Edward II Tomb
The early 14th century was a turbulent and fascinating time in local, national and international history. Following Edward's abdication, imprisonment and alleged murder at Berkeley Castle, he was buried at St Peter's Abbey, now Gloucester Cathedral. The tomb, commissioned by Edward III, probably in the 1330s, was visited by thousands of pilgrims, including Richard II in 1378. Donations and royal patronage enabled the Abbey to remodel its quire and presbytery and build its famous cloisters (innovative and celebrated examples of their style), while the famous Great East Window was built following Edward III's French campaign. So great were the numbers of pilgrims that niches were cut into the pillars on each side of the tomb, so crowds could walk round it. Therefore, the tomb was almost certainly the original source of funding and inspiration for much of the cathedral building we know and love today.
The tomb's presence may have also discouraged Henry VIII from sacking the abbey church in the 1530s. Standing in the north ambulatory of Gloucester Cathedral it is the only monarch’s tomb in the South West, one of a only a few outside London and as such is of both historical and architectural significance. The tomb is an early example of the English Court style, with plinth/base, effigy and ornamental canopy. Happily, Edward’s tomb retains its oolitic limestone canopy, which Pevsner’s guide describes as “arguably the most thrilling of all tomb canopies”. The alabaster effigy was the very first of its kind in England; the limestone base, clad in Purbeck marble, was probably made in London.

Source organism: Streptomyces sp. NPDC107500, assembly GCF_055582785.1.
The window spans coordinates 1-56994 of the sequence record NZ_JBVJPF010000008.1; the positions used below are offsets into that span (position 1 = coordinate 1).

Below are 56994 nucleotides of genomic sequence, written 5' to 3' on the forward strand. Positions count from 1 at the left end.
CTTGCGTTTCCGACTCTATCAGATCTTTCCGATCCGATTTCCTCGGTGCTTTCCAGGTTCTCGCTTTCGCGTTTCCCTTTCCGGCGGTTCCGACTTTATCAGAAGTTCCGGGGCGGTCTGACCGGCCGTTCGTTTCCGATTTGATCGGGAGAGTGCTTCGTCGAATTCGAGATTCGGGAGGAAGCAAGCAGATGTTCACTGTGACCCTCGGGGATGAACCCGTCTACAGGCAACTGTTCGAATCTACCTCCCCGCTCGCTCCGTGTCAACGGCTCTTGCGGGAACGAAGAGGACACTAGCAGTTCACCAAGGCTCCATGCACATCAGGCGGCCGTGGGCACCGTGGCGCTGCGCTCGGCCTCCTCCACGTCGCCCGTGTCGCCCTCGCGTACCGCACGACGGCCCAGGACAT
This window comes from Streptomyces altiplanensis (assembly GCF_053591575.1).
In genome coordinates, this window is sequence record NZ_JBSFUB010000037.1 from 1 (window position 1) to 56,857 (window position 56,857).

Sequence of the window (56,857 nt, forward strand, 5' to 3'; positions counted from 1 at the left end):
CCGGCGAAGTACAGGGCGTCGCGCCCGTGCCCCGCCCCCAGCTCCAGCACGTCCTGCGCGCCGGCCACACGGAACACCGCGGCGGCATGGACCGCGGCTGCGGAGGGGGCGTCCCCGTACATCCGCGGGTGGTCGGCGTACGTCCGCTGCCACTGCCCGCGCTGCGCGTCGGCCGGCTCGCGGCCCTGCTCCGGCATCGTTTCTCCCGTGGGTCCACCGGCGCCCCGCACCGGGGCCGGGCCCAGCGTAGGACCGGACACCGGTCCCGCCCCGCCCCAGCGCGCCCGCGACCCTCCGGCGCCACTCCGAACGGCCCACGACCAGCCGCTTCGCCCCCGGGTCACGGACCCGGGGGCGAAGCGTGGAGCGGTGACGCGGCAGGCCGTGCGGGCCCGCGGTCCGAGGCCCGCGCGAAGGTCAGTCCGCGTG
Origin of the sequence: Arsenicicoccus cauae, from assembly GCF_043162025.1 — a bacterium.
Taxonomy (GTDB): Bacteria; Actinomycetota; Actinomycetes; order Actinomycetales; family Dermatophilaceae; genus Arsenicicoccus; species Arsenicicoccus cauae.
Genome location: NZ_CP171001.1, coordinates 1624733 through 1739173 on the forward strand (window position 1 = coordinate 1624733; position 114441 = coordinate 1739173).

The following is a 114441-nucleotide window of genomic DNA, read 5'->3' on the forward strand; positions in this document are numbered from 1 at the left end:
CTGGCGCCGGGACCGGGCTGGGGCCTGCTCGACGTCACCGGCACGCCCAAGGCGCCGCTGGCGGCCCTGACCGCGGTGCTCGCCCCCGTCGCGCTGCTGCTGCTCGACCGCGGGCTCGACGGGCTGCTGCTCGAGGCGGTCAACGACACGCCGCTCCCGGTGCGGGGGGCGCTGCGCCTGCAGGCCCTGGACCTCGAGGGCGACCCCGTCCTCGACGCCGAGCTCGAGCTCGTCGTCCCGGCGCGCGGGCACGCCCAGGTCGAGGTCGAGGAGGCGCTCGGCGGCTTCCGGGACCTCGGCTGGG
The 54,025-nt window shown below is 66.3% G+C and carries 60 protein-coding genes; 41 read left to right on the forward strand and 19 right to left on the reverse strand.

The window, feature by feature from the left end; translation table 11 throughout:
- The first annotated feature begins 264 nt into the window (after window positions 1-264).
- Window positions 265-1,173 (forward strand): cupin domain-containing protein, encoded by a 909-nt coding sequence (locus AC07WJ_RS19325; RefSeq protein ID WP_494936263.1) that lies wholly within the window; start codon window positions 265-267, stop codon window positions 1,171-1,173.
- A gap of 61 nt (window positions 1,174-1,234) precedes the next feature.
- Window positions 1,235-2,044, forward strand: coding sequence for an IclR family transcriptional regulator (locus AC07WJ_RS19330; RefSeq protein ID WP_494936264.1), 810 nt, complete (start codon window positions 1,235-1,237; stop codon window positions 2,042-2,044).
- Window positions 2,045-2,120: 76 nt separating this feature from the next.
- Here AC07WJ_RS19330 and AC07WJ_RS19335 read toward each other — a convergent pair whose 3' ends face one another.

Over the past few years a great deal of work has been carried out in the form of archaeological research and materials used. The conservation work started in late 2007 and included much-needed repairs and other measures to conserve this magnificent structure for many years to come. The requirements were complex, involving repairs to and conservation of, the plinth, alabaster effigy and ornamental canopy and of necessity involved a range of heritage professionals and craftspeople.
The work on the tomb was completed in June 2008 and the Princess Royal came to unveil the tomb. The major funders were the Heritage Lottery Fund, Gloucestershire Environmental Trust and the Summerfield Trust and the project cost well in excess of £100,000.